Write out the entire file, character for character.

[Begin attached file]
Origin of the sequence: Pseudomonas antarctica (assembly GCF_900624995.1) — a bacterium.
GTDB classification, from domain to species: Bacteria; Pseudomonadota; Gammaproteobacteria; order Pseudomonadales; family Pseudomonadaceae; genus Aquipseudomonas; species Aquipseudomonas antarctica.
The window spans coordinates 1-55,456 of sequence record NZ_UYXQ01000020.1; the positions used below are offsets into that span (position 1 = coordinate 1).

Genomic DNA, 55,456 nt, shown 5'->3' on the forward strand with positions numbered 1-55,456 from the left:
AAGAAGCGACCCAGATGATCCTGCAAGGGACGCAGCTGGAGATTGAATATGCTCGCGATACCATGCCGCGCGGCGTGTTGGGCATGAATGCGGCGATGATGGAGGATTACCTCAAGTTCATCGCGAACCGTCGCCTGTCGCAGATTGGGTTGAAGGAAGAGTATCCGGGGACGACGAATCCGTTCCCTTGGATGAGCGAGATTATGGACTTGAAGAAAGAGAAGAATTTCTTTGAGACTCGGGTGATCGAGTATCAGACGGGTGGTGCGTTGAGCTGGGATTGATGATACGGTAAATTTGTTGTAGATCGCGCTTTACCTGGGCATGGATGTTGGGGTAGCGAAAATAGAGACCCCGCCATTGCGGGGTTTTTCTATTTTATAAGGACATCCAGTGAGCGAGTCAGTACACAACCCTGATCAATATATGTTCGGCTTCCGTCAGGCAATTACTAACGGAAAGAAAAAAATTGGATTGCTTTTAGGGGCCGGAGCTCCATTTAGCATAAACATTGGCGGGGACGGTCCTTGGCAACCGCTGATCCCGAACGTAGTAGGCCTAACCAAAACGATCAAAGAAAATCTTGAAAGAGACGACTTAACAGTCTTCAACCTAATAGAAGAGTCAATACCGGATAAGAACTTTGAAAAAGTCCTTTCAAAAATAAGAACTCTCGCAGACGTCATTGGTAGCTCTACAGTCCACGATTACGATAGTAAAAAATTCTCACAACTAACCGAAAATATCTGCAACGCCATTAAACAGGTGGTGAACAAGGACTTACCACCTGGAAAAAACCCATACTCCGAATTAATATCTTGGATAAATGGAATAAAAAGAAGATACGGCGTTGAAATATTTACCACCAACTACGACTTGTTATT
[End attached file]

Origin of the sequence: Pseudomonas antarctica (assembly GCF_900624995.1) — a bacterium.
GTDB classification, from domain to species: Bacteria; Pseudomonadota; Gammaproteobacteria; order Pseudomonadales; family Pseudomonadaceae; genus Aquipseudomonas; species Aquipseudomonas antarctica.
The window spans coordinates 1-55,456 of sequence record NZ_UYXQ01000020.1; the positions used below are offsets into that span (position 1 = coordinate 1).

Genomic DNA, 55,456 nt, shown 5'->3' on the forward strand with positions numbered 1-55,456 from the left:
AAGAAGCGACCCAGATGATCCTGCAAGGGACGCAGCTGGAGATTGAATATGCTCGCGATACCATGCCGCGCGGCGTGTTGGGCATGAATGCGGCGATGATGGAGGATTACCTCAAGTTCATCGCGAACCGTCGCCTGTCGCAGATTGGGTTGAAGGAAGAGTATCCGGGGACGACGAATCCGTTCCCTTGGATGAGCGAGATTATGGACTTGAAGAAAGAGAAGAATTTCTTTGAGACTCGGGTGATCGAGTATCAGACGGGTGGTGCGTTGAGCTGGGATTGATGATACGGTAAATTTGTTGTAGATCGCGCTTTACCTGGGCATGGATGTTGGGGTAGCGAAAATAGAGACCCCGCCATTGCGGGGTTTTTCTATTTTATAAGGACATCCAGTGAGCGAGTCAGTACACAACCCTGATCAATATATGTTCGGCTTCCGTCAGGCAATTACTAACGGAAAGAAAAAAATTGGATTGCTTTTAGGGGCCGGAGCTCCATTTAGCATAAACATTGGCGGGGACGGTCCTTGGCAACCGCTGATCCCGAACGTAGTAGGCCTAACCAAAACGATCAAAGAAAATCTTGAAAGAGACGACTTAACAGTCTTCAACCTAATAGAAGAGTCAATACCGGATAAGAACTTTGAAAAAGTCCTTTCAAAAATAAGAACTCTCGCAGACGTCATTGGTAGCTCTACAGTCCACGATTACGATAGTAAAAAATTCTCACAACTAACCGAAAATATCTGCAACGCCATTAAACAGGTGGTGAACAAGGACTTACCACCTGGAAAAAACCCATACTCCGAATTAATATCTTGGATAAATGGAATAAAAAGAAGATACGGCGTTGAAATATTTACCACCAACTACGACTTGTTATT